4.  Attacker Brands:  Experiment aggressively, own an emotion

Attacker brands have a great opportunity to become newly relevant with new forms of media.  Look how Dollar Shave Club positioned itself via social media vs what Gillette has done.  (3 Million views in a week.)  Particularly if the incumbent is slow to embrace social media, attackers can win a lot by moving quickly.  In attacker brand always has to overcome the burden of not being trusted yet.  Social media offers the attacker brand a way to have the buyer’s friends validate the choice.

    • Focus on Shareability.  We know that people trust what their friends recommend more than advertising.  There’s no stronger source of trust than the recommendation of friends.  When Dollar Shave Club gets people to share their video, the person sharing is implicitly endorsing the product.  That is much more powerful than a banner ad.
    • Own an emotion. The focus on shareability implies owning an emotion—that’s what makes content get shared.

    • Grow the audience.  Particularly for new entrants, it may make sense to pay for promotion on Facebook and Twitter.  Social media is very much about thresholds, and until the brand achieves critical mass, it won’t have much impact on the market.

    • Try new forms.  The cost of experimentation is low, and attackers need to be perceived as more forward-thinking than the incumbent.  That doesn’t mean insurance companies need to use Snapchat, but it does mean that the attacker can’t be perceived as less relevant than the incumbent.

These 4 categories obviously combine into 4 sets of recommended actions for brands that fit in each box—Incumbents in B2C need to follow recommendations for both incumbents and B2C.

It goes without saying that every brand is unique, but this new competitive era does offer a few low-risk moves that will help brands at all levels help deepen their relationship with buyers.

Your comments are very welcome.

Photo Credit: Flickr

 Adrian Blake has worked with Saturday Night Live, McKinsey & Co., and The Progressive Farmer and is a founder of a Social Media agency.

Adrian Blake.  Strategy.  Social Media.


A Framework for Branding with Social Media (Part 1)

Your brand is a set of emotions triggered by brain chemicals.  Those chemicals are set off by the data points your customer knows about your brand.  Social Media changes branding because it makes it much cheaper to produce and deliver those data points.  However,  it’s also easier for your competition.  Cheaper message production and distribution mean it’s a much noisier space for all brands.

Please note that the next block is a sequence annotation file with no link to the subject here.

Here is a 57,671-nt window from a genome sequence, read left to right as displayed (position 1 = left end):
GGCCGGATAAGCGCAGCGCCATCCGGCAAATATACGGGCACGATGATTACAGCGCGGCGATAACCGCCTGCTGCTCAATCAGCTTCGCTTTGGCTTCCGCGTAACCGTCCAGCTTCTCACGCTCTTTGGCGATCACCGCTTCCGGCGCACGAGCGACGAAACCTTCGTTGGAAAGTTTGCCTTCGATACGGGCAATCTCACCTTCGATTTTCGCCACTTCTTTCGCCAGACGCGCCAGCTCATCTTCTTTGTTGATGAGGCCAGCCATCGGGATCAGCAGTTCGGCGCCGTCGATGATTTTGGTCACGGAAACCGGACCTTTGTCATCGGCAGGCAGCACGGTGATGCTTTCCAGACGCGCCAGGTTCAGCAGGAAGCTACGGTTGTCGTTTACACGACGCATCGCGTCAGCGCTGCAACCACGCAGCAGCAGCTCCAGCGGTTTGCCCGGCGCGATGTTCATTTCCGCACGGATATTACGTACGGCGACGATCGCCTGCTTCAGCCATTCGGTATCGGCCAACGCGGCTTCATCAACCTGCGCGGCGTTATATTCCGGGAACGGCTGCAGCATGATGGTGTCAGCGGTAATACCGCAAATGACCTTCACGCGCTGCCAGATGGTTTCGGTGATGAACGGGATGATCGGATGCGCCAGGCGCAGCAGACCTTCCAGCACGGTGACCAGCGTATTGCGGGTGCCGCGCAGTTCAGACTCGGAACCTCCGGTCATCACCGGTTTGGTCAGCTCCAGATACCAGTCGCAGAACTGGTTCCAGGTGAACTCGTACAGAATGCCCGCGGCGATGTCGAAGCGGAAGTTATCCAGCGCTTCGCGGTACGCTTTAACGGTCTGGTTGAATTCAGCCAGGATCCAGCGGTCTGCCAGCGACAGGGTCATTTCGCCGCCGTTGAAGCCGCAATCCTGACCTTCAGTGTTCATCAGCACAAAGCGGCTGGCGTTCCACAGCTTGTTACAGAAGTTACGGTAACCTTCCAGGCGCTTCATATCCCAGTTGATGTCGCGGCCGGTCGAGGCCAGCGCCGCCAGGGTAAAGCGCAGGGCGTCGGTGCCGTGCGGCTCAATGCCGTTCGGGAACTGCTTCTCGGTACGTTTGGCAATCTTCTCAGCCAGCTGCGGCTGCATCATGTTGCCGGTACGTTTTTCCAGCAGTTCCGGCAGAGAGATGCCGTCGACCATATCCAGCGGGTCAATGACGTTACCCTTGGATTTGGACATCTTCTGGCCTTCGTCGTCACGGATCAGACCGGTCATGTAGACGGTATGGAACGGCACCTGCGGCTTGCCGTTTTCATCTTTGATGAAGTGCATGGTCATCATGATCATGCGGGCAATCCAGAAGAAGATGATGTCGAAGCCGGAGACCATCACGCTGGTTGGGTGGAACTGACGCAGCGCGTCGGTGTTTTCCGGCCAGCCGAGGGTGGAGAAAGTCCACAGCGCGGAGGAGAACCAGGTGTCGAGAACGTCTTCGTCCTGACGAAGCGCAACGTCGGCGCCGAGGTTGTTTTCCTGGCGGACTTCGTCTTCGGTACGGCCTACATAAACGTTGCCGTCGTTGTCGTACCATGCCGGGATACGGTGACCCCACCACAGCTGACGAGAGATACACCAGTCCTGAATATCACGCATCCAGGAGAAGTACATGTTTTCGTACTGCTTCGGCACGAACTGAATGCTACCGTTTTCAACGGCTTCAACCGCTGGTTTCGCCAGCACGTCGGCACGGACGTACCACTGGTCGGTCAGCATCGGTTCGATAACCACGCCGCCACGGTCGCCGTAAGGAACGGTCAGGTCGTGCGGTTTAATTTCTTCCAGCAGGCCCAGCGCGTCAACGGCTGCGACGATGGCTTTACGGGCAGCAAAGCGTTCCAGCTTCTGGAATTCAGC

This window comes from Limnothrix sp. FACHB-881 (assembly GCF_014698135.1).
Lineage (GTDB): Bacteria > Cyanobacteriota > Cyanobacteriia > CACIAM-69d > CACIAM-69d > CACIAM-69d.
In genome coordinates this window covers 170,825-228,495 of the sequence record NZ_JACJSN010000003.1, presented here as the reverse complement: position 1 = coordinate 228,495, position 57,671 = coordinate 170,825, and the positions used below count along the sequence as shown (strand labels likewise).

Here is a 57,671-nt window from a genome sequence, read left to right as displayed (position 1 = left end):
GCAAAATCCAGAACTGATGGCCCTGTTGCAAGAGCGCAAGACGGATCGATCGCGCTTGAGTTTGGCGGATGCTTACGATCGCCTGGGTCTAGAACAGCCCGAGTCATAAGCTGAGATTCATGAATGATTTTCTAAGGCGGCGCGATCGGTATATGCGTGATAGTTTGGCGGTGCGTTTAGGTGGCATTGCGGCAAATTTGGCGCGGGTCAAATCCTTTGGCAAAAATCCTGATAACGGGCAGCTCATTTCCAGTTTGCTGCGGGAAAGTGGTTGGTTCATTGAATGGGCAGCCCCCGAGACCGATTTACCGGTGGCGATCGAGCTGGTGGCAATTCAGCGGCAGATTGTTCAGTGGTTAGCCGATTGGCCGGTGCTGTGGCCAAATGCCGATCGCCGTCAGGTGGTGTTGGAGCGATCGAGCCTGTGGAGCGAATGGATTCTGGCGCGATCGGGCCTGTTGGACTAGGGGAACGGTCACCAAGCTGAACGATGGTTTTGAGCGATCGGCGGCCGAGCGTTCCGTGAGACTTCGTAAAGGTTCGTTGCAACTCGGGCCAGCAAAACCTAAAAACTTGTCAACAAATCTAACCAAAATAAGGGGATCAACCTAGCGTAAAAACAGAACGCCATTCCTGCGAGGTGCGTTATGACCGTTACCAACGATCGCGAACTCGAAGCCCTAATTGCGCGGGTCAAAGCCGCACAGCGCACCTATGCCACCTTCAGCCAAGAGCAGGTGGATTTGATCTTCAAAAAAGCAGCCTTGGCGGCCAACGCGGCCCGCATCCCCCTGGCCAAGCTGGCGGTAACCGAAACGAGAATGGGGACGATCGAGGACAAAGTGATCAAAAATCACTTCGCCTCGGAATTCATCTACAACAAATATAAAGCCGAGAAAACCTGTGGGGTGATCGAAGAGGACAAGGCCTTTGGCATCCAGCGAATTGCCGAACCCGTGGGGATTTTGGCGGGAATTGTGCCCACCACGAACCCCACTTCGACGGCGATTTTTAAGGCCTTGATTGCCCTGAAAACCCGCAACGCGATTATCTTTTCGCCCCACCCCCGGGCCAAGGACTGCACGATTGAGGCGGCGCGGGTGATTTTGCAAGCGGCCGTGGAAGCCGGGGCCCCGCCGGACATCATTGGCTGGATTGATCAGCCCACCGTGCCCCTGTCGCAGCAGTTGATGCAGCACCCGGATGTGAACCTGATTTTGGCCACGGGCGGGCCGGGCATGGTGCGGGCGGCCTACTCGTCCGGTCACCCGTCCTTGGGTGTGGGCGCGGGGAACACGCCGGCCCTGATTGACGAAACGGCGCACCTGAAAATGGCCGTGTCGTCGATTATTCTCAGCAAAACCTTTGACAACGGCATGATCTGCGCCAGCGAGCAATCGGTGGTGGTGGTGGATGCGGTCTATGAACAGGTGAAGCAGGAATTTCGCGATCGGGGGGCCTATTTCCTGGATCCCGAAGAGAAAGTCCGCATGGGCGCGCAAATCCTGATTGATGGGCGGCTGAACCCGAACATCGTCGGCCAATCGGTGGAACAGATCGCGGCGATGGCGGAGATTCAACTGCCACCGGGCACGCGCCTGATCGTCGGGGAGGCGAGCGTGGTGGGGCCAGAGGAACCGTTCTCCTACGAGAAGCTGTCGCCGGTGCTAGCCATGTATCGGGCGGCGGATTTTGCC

That means brands have to concentrate on:

  1. Defining where they want to compete
  2. Honestly assessing how the brand is perceived in that competitive space
  3. Developing a strategy to get the brand from where it is to where it should be
  4. Executing with best practices in a noisy space

Let’s walk through the process:

  1. Where to compete?  This is a canonical strategy question, but particularly in the crowded social media space, there is a need to define the competitive space tightly in order to establish a sustainable base.  Now that every brand is a media company, you have to think like a media company.  Narrow and deep beats broad and shallow.The key points to define here are which segment the brand is seeking to reach, what success looks like, and the competitive scenario.  Is this segment of the market crowded? How do buyers make decisions?  What do people know about you?  What do they know about your competitors?  A simple 2×2 matrix can be a useful planning tool here for mapping the competition.
  2. Honestly assessing positioning.  Once you have defined the competitive arena, where are you versus other choices, both competing propositions and substitutes?  Most importantly, how do you stack up on Emotional Benefits and on Functional Benefits?  The new tools allow you to create and curate many more messages than you could before, and you can craft them to emphasize the benefits of your choice.  Based on where you need to be, where are you now?  Do your buyers care about emotional benefits?  Almost certainly, even if they’re B2B buyers.  What emotions are you trying to evoke?  The Plutchik wheel can be very valuable in articulating the emotions you are trying to evoke.  Social listening and sentiment analysis tools can be very useful in gathering data for this analysis, as well as customer interviews and other traditional data-gathering tactics.What you’re looking for is an assessment of (a) what the market thinks about you and (b) how strongly they feel it.  In most cases, they don’t feel strong at all.  The emotional or functional benefits for brands are lost in the noise, and you will have an uphill climb.  The ugly truth is that most buyers don’t think of you much at all.  But to get onto a buyer’s shortlist, you will need to register on their radar screen.  Regular buyers may have a strong sense of your functional benefits, but don’t expect the market to really understand the benefits of your feature set.  The emotional benefits may be all over the map.  IBM evoked very strong and clear emotions in the 1980’s.  Those emotions are less clear now.  Blackberry is another example—they stood for one thing ten years ago, and something very different today.  Emotion is dynamic and context-based.  It needs to be regularly monitored and managed as much as it can be.In most cases, brands will need to improve performance on both axes.  Your functional benefits are not all that well understood and your emotional benefits may not be registering at all.  An example for an agriculture and chemical company might be for a particular segment (not product buyers but the public at large) “Increase understanding of functional benefits A, B, and C” and “Move emotional profile weighting away from Fear and Disgust and toward Trust and Surprise.”  A packaged goods company might aim for “Deepen understanding of our unique functional benefits, and focus emotional benefits toward Trust.”